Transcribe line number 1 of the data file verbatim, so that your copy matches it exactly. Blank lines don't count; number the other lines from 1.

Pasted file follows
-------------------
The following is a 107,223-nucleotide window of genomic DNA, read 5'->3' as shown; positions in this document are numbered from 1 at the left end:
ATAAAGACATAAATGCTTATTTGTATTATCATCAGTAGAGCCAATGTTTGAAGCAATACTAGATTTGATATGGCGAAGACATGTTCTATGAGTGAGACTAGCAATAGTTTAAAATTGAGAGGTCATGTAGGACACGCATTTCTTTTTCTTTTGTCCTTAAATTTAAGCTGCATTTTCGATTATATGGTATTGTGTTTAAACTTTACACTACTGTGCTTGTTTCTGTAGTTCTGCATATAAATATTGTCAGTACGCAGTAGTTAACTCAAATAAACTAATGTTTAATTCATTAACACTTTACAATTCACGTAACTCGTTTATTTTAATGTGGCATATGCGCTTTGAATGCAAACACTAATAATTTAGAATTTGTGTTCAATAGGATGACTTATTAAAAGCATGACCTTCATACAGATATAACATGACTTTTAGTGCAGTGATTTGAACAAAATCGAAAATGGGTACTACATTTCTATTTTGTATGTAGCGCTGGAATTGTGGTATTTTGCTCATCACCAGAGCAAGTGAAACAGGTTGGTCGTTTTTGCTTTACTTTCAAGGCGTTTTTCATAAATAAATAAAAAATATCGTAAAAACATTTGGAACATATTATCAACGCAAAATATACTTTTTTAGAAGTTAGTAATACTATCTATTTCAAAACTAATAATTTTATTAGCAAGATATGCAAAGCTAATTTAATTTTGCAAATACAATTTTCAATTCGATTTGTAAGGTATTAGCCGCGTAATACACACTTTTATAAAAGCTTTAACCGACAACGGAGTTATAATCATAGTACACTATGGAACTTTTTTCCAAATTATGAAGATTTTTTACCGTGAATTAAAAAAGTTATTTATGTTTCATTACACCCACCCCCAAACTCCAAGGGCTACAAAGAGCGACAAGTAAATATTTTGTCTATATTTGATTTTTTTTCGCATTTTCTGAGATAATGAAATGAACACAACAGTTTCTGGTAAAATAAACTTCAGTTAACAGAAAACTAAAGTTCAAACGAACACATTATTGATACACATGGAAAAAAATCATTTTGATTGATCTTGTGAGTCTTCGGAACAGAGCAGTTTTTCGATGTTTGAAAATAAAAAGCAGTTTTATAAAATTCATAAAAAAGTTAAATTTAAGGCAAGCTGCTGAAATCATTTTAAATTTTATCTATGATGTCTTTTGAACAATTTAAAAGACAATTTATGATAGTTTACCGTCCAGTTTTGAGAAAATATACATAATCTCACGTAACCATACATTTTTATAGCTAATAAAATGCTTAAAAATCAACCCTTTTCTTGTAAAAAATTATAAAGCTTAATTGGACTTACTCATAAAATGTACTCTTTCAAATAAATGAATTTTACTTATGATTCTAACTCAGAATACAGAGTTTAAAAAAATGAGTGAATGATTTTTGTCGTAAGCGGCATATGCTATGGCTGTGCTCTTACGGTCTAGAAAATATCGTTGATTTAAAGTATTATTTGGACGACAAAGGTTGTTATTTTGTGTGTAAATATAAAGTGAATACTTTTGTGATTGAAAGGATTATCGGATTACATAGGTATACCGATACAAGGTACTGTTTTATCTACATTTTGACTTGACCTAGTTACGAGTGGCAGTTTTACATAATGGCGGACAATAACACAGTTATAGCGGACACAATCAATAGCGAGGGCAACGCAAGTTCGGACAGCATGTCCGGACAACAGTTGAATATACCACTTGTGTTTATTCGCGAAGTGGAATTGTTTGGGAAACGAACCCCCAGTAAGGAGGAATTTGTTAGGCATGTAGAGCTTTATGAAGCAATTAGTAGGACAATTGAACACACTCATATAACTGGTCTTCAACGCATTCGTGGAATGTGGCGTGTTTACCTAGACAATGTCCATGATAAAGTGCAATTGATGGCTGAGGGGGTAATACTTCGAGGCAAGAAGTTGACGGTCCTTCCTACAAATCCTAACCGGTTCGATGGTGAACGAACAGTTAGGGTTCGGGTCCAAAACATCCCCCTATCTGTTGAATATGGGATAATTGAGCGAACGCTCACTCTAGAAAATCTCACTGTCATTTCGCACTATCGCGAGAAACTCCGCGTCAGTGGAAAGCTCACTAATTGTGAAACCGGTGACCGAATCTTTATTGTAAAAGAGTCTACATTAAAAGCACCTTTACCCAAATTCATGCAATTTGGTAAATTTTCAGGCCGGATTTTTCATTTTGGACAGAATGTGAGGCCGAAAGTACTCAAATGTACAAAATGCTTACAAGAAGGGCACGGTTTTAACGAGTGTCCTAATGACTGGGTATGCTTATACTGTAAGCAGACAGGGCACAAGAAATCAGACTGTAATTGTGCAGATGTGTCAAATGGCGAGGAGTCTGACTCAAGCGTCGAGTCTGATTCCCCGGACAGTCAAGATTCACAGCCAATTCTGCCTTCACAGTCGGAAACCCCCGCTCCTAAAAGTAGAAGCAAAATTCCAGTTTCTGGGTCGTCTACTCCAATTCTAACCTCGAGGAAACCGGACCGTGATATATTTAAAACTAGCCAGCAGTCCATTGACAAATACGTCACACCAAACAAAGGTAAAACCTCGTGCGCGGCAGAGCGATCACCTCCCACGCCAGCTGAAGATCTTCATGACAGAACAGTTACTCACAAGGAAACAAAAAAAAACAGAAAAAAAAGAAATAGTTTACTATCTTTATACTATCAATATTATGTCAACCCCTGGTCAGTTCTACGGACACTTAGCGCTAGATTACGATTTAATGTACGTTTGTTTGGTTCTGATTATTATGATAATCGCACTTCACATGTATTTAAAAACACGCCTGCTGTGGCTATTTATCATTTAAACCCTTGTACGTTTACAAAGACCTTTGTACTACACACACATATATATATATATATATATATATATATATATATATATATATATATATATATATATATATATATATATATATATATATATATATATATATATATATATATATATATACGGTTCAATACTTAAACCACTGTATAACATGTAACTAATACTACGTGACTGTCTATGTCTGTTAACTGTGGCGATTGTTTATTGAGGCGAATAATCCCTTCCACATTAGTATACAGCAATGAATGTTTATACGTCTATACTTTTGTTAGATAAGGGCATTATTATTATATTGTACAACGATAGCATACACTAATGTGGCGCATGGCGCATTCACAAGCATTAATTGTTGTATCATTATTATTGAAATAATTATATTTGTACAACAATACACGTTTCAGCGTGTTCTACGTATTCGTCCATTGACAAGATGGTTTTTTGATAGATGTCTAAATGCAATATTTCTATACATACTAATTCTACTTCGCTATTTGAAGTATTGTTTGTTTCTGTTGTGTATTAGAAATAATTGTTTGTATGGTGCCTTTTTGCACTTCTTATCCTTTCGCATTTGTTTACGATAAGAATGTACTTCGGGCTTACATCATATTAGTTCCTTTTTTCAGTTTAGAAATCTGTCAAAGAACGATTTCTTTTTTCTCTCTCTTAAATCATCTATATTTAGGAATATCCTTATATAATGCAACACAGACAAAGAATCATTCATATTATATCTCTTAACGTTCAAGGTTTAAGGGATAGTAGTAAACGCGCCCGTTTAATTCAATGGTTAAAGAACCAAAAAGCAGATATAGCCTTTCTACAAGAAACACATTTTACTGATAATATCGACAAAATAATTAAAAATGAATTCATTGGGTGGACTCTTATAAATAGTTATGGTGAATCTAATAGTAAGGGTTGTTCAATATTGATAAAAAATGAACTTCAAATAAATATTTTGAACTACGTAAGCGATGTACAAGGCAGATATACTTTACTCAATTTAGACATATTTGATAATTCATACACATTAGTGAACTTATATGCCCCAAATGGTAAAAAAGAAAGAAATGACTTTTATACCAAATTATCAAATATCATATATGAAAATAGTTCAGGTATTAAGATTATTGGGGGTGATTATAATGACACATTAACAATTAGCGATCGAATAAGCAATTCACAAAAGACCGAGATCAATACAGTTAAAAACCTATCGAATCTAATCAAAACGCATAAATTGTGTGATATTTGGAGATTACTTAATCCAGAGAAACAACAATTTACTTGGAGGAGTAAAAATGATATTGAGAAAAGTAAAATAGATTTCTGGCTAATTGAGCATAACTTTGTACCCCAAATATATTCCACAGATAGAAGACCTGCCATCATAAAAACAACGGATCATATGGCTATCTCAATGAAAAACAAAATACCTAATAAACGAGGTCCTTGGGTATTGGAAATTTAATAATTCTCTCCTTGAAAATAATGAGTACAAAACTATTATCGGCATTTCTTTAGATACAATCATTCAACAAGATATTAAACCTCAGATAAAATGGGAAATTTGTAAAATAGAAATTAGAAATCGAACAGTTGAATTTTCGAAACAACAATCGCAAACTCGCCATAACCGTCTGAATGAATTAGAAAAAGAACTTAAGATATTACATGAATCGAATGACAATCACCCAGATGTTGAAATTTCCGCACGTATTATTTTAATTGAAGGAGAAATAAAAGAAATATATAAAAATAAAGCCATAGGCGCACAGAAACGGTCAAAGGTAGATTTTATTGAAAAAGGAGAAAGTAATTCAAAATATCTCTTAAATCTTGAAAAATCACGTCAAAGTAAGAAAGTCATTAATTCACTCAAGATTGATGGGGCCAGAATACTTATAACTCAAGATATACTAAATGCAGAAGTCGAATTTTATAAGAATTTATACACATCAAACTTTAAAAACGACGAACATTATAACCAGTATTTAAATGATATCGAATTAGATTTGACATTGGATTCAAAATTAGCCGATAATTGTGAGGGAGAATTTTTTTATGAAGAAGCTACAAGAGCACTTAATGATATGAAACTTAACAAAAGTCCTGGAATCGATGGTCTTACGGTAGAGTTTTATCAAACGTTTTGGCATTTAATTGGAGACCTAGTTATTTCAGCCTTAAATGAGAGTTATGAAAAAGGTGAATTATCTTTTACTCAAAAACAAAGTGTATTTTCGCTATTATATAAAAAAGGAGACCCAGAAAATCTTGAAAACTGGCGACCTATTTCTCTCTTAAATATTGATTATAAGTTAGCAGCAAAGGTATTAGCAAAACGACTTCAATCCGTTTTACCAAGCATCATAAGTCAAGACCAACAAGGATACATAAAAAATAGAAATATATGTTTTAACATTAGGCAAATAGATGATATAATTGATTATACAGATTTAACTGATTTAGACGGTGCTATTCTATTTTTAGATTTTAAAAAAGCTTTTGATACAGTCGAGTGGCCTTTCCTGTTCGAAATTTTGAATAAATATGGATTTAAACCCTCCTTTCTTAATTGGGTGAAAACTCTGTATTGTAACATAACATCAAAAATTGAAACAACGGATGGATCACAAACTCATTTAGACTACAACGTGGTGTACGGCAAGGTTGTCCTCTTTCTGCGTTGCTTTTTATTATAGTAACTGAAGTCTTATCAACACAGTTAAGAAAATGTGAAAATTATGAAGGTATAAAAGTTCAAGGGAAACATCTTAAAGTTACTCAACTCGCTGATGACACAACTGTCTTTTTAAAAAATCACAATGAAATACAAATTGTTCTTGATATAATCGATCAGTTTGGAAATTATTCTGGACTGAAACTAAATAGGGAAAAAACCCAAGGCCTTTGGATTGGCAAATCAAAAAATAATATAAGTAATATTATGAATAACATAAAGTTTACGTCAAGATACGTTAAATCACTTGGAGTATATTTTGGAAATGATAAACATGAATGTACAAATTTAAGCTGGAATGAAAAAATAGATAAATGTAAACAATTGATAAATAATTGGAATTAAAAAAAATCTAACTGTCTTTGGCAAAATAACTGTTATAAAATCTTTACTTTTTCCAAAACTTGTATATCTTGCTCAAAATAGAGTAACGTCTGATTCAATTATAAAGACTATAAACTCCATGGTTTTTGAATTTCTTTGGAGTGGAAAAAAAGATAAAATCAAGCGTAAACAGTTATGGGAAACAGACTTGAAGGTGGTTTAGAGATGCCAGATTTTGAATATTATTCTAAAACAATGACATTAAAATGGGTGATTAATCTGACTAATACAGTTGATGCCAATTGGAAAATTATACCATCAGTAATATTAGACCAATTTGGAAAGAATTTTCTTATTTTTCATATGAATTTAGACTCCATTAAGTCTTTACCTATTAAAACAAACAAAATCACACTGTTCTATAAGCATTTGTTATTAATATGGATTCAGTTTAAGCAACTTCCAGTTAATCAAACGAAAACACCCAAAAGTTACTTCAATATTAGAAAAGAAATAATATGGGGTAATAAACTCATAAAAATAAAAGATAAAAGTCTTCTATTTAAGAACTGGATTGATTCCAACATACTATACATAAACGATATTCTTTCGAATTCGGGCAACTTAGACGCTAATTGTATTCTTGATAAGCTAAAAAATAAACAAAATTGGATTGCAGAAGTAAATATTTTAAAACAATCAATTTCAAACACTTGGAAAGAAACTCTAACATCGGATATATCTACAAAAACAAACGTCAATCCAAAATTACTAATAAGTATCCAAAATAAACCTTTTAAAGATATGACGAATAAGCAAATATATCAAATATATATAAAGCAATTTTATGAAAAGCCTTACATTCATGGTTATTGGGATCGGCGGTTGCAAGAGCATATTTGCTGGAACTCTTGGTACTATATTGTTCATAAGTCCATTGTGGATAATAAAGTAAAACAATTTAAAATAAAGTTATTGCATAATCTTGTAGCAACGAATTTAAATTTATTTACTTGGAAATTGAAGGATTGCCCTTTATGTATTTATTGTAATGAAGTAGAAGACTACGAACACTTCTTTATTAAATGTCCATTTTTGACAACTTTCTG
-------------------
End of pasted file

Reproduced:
The following is a 107,223-nucleotide window of genomic DNA, read 5'->3' as shown; positions in this document are numbered from 1 at the left end: